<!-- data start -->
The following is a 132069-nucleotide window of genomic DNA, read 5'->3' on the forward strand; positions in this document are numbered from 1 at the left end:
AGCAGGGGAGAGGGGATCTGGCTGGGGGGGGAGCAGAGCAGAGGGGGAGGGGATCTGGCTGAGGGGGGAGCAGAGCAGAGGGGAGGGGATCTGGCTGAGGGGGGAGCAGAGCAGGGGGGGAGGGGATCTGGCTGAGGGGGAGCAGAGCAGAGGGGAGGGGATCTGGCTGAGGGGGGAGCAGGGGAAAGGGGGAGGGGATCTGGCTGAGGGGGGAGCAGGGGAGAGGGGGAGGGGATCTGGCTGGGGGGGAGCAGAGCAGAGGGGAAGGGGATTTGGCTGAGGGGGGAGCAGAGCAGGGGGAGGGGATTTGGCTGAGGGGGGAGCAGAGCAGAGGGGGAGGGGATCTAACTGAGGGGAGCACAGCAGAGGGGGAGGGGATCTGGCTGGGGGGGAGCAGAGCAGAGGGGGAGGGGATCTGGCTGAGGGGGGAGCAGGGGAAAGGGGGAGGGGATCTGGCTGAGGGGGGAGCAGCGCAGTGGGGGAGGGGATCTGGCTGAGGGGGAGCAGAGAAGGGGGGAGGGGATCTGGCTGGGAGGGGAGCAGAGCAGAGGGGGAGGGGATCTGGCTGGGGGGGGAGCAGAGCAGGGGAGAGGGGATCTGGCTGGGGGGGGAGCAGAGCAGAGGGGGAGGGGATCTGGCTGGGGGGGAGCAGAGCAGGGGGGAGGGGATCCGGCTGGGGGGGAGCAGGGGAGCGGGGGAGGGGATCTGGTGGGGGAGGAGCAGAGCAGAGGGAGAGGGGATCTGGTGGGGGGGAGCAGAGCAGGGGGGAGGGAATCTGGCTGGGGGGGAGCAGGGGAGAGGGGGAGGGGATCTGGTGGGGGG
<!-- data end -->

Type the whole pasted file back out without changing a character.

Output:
The following is a 132069-nucleotide window of genomic DNA, read 5'->3' on the forward strand; positions in this document are numbered from 1 at the left end:
AGCAGGGGAGAGGGGATCTGGCTGGGGGGGGAGCAGAGCAGAGGGGGAGGGGATCTGGCTGAGGGGGGAGCAGAGCAGAGGGGAGGGGATCTGGCTGAGGGGGGAGCAGAGCAGGGGGGGAGGGGATCTGGCTGAGGGGGAGCAGAGCAGAGGGGAGGGGATCTGGCTGAGGGGGGAGCAGGGGAAAGGGGGAGGGGATCTGGCTGAGGGGGGAGCAGGGGAGAGGGGGAGGGGATCTGGCTGGGGGGGAGCAGAGCAGAGGGGAAGGGGATTTGGCTGAGGGGGGAGCAGAGCAGGGGGAGGGGATTTGGCTGAGGGGGGAGCAGAGCAGAGGGGGAGGGGATCTAACTGAGGGGAGCACAGCAGAGGGGGAGGGGATCTGGCTGGGGGGGAGCAGAGCAGAGGGGGAGGGGATCTGGCTGAGGGGGGAGCAGGGGAAAGGGGGAGGGGATCTGGCTGAGGGGGGAGCAGCGCAGTGGGGGAGGGGATCTGGCTGAGGGGGAGCAGAGAAGGGGGGAGGGGATCTGGCTGGGAGGGGAGCAGAGCAGAGGGGGAGGGGATCTGGCTGGGGGGGGAGCAGAGCAGGGGAGAGGGGATCTGGCTGGGGGGGGAGCAGAGCAGAGGGGGAGGGGATCTGGCTGGGGGGGAGCAGAGCAGGGGGGAGGGGATCCGGCTGGGGGGGAGCAGGGGAGCGGGGGAGGGGATCTGGTGGGGGAGGAGCAGAGCAGAGGGAGAGGGGATCTGGTGGGGGGGAGCAGAGCAGGGGGGAGGGAATCTGGCTGGGGGGGAGCAGGGGAGAGGGGGAGGGGATCTGGTGGGGGG